Bacchus & Ariadne
J. Smith fecit Londini. 1709.
Mezzotint with very large margins, platemark 415 x 280mm. 16¼ x 11".
Ariadne, discovered on the island of Naxos by the god Bacchus, having been left there by her lover Theseus (whose ship sails away in the distance). A putto brings grapes to echo those worn by Bacchus, the god of wine. The cheetah is one of two which drew Bacchus' chariot. From the series 'Tabulę novem coelo elaboratę ad totidem Titiani archetypos / Nine Prints from the Celebrated Paintings of Titian, in the Duke of Marlboroughs Gallery, at Blenheim' by the famous early mezzotinter John Smith (1652 - 1743). The series, commonly known as 'The Loves of the Gods', derives from a series of leather wall-hangings formerly in the Titian Room at Blenheim destroyed by fire in 1861. The attribution to Titian is uncertain, however, and was doubted as early as 1766 (see G. Scharf, Catalogue Raisonné, Blenheim Palace, London, 1862, pp. 83-92). The designs relate to prints by Caraglio after Perino del Vaga and Rosso Fiorentino.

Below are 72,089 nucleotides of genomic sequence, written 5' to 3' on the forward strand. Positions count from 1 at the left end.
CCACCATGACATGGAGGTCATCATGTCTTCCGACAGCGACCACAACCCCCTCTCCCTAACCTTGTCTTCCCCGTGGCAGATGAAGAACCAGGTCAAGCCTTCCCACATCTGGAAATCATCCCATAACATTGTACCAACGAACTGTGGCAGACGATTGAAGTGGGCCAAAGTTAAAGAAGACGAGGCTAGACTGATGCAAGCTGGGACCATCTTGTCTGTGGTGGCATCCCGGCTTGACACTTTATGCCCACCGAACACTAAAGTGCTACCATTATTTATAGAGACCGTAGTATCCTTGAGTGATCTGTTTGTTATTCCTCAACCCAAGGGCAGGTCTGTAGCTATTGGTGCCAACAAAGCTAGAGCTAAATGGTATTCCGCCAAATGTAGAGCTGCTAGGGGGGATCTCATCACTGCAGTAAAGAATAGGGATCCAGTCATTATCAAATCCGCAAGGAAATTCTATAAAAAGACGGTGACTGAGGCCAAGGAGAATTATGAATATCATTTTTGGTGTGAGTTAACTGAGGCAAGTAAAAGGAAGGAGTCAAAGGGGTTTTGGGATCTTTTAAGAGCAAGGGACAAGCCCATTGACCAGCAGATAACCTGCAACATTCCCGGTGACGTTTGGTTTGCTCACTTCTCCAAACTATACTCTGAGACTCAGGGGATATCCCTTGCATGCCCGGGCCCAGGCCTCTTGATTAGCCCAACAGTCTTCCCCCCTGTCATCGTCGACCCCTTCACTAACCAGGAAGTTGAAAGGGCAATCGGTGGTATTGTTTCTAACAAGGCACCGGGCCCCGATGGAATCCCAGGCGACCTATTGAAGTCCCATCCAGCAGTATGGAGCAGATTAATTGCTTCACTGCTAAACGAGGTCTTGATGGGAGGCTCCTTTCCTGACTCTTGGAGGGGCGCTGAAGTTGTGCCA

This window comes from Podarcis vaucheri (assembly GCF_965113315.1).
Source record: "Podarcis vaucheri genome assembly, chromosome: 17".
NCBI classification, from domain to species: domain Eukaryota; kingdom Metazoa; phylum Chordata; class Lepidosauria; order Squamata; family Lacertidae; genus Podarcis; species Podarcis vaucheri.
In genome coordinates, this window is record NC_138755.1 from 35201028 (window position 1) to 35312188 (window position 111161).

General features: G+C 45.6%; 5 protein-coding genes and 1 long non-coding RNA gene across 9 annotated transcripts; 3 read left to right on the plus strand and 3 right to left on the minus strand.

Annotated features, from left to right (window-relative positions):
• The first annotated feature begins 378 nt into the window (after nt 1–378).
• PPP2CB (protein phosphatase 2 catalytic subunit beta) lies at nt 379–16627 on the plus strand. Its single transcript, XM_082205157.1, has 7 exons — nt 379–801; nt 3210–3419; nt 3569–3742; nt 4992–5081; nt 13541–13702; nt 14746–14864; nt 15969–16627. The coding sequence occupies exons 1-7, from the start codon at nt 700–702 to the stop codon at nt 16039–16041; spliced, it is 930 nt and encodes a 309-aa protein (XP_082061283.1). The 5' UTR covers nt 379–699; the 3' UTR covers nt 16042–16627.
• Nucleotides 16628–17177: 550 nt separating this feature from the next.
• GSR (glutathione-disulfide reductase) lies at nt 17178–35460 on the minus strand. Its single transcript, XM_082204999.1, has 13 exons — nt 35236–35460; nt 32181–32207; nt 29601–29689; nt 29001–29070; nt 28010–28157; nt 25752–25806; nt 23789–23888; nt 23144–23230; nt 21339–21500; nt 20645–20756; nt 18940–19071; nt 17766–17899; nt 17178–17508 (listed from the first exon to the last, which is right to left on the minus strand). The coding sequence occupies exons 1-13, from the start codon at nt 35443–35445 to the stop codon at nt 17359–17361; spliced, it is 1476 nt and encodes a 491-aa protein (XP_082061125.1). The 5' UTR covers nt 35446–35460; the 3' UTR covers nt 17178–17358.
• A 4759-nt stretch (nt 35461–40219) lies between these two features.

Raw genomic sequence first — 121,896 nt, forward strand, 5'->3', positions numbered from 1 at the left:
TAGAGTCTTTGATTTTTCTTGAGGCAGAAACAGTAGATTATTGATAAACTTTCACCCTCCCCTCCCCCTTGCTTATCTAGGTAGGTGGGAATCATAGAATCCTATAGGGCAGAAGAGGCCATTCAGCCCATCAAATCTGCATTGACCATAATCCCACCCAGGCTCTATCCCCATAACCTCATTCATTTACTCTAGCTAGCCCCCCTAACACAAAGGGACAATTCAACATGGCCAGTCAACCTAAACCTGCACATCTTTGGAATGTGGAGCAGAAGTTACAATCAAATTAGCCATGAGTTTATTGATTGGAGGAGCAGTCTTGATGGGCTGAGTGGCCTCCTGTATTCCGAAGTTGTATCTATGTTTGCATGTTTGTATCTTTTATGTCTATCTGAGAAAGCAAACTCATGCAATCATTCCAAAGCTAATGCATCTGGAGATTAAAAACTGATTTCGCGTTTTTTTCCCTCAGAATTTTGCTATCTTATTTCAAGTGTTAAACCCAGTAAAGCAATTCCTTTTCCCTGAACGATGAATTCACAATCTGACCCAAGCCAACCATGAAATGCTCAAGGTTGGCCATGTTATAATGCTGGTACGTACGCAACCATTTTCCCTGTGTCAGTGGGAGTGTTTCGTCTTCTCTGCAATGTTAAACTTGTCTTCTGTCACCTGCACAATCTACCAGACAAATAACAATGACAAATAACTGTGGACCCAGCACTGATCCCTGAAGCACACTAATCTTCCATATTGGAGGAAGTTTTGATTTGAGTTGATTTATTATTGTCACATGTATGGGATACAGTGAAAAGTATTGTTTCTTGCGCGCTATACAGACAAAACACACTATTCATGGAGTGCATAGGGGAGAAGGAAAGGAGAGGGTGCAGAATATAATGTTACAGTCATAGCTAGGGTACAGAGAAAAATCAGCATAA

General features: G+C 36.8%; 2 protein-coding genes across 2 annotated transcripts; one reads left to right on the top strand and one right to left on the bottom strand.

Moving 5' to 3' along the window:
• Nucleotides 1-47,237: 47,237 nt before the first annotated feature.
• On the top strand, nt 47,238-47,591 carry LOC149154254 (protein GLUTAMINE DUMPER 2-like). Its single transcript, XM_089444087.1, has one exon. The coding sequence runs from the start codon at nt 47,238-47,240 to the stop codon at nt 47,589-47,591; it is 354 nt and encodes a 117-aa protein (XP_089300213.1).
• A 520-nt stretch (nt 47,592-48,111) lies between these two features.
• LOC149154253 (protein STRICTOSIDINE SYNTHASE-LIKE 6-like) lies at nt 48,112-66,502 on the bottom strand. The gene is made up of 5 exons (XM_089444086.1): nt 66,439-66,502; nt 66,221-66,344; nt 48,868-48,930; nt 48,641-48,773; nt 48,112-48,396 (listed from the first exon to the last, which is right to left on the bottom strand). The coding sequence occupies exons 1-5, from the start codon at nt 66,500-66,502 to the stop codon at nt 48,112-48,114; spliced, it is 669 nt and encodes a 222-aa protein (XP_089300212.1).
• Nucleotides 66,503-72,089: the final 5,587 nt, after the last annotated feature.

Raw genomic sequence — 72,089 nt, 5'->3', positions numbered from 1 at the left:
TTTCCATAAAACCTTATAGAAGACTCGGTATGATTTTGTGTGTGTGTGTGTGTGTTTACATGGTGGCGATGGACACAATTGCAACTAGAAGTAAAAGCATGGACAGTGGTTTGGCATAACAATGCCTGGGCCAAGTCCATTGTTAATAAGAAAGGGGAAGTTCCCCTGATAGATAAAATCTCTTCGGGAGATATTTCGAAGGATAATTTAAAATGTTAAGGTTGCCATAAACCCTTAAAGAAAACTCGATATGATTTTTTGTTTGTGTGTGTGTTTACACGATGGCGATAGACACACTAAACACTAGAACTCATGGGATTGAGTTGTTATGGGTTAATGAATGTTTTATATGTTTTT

Ex: collection of the Late Hon. C. Lennox-Boyd. Ref: Wessely: 341.
[Ref: 36202] £500.00